If you’re anything like most dog parents, chances are you wouldn’t want your beloved canine family member to become a destructive dog sooner or later. Interestingly, this negative behavior can be prevented by simply avoiding a few key mistakes.
What’s really surprising is that you could be making these mistakes without even having the slightest clue. Read on to find out what these are so you won’t have to inadvertently deal with a destructive dog before you know it.
Mistake #1: You are not nipping things in the bud.
A study published in ScienceDirect emphasizes that while some forms of destructive behavior like unnecessary chewing are associated with a dog’s early life stages, this could eventually become a full-blown problem if not corrected immediately.
Sure seeing your pup nibble at a plush toy may be cute, but it definitely won’t be that adorable if an older dog does the same thing. If you notice that your dog is on the verge of developing some destructive behavior, make sure you set it right as soon as you can.
Mistake #2: You are scolding instead of correcting your pooch.
Although it’s not uncommon that the terms “scolding” and “correcting” are used interchangeably these days, they definitely don’t mean the same thing. Let’s distinguish one from the other right now.
Scolding refers to harshly criticizing your dog for an act that he may have committed and usually involves some form of punishment. On the other hand, correcting pertains to making your dog understand that what he did was wrong in a positive and more constructive manner.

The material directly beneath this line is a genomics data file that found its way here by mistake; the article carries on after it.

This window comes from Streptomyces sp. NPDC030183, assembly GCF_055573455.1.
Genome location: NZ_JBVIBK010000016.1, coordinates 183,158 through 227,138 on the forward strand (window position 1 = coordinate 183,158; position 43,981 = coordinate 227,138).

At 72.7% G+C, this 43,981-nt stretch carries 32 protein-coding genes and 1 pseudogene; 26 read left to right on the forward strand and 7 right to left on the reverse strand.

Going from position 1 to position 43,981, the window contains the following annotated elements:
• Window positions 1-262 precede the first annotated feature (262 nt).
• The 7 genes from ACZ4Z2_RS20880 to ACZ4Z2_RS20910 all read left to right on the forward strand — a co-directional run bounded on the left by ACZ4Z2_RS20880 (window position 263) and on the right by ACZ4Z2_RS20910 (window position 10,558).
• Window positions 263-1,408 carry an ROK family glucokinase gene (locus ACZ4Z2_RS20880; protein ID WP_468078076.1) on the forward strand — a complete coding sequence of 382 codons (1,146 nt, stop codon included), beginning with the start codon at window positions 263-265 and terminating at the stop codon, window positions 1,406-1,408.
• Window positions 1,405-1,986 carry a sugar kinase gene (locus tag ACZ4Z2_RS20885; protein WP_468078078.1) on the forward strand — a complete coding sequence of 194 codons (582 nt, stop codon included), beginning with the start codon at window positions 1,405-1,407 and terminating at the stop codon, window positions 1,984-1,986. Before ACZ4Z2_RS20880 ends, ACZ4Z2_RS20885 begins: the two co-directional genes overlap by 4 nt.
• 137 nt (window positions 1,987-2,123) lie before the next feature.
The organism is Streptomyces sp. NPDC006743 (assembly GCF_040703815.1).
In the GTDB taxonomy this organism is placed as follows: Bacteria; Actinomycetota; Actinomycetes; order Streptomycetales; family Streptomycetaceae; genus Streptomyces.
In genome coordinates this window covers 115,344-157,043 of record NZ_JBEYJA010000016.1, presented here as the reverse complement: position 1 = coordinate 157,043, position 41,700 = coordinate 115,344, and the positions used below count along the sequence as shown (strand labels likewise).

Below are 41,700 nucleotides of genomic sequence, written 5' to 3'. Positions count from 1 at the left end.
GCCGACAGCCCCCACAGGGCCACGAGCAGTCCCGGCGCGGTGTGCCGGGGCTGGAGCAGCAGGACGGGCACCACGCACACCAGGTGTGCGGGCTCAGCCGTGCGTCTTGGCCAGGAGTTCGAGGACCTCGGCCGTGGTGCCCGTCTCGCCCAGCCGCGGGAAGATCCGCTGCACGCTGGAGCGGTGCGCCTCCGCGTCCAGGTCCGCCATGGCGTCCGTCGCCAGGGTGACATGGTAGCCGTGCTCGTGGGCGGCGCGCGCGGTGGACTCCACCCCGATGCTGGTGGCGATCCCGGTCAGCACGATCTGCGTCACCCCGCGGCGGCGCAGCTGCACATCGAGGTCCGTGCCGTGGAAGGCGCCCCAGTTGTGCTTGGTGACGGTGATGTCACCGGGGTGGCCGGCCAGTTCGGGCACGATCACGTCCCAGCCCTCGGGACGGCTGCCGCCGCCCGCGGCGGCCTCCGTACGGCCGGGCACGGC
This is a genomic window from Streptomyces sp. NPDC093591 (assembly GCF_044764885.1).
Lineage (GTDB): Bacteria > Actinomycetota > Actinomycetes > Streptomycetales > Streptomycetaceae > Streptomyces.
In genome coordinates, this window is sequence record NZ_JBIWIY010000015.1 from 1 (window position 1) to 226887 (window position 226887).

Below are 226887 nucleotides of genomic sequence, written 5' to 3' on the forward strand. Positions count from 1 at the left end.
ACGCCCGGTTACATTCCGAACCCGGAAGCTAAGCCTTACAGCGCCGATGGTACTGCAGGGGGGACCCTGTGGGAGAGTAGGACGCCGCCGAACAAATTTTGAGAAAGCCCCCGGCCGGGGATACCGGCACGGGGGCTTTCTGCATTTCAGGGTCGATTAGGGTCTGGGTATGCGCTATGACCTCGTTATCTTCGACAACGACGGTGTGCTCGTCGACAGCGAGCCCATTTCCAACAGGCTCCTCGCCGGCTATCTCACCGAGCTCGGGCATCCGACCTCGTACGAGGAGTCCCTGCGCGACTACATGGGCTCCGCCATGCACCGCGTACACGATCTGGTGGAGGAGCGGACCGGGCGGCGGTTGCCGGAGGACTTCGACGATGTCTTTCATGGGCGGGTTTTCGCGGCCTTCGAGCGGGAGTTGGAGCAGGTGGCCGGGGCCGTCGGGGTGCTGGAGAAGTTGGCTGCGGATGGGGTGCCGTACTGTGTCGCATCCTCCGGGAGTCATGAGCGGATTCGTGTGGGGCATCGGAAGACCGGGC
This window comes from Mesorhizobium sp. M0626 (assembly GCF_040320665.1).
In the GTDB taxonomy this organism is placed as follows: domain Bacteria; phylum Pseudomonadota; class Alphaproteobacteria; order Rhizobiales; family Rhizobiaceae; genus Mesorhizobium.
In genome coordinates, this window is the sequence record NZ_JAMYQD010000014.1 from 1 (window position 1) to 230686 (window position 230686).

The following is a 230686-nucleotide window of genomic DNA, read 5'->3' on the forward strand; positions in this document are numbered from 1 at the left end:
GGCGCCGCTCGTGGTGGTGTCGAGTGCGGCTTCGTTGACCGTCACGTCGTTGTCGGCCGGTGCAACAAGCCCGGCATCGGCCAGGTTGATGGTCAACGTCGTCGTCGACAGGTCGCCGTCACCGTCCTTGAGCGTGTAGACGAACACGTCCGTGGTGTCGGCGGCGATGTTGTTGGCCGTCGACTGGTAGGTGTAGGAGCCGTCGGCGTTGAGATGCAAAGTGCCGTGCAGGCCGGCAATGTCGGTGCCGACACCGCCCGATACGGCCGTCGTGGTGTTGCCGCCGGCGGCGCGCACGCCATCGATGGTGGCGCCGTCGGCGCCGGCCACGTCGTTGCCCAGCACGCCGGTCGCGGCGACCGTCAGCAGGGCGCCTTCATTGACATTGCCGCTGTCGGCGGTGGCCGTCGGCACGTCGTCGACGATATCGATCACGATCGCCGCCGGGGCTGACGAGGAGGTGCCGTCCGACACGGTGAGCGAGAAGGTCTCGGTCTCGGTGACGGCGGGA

Should you observe your pooch displaying any destructive behavior, choosing correction doesn’t just reinforce the lesson you’re trying to teach him, but also helps strengthen the bond between you and your canine family member.
Mistake #3: You are not properly diverting your dog’s attention.
I’ve seen a lot of dog parents who deliberately hand their pooches old footwear and socks to nibble on—and then get angry when they later discover their pets gnawing on fairly new slippers, shoes, socks, as well as other things.
If you’re looking to keep your dog’s destructive behavior in check by diverting his attention, it is crucial that you do it the right way. Instead of giving your pet stuff that he shouldn’t be chewing or biting in the first place, offer sturdy toys that do not easily break into pieces as a more feasible alternative.
Mistake #4: You are not exercising your dog enough.
ResearchGate reveals that a dog subjected to continuous bouts of physical understimulation can lead to undesirable effects in his behavioral, cognitive, and neural flexibility, which can set off destructive behavior in the long run.
Besides making it a point to have a regular exercise session with your pooch daily, such as walking, playing fetch, or engaging him in a game of tag, creating opportunities that motivate exploration and learning can also significantly help resolve this issue.
Mistake #5: You may be overlooking a health issue that your dog is going through.
Failing to notice that your canine family member could be going through a health problem can also be a factor when it comes to destructive behavior in dogs. Since our pets cannot directly tell us that they’re feeling sick, they do it through non-verbal cues.
Examples of these non-verbal cues include nipping at objects, licking a specific body part, loss of appetite, and a sudden increase in water intake. Unexpected lethargy and skulking can also be observed in dogs when they are feeling ill.
Mistake #6: You are giving your pooch toys that easily break.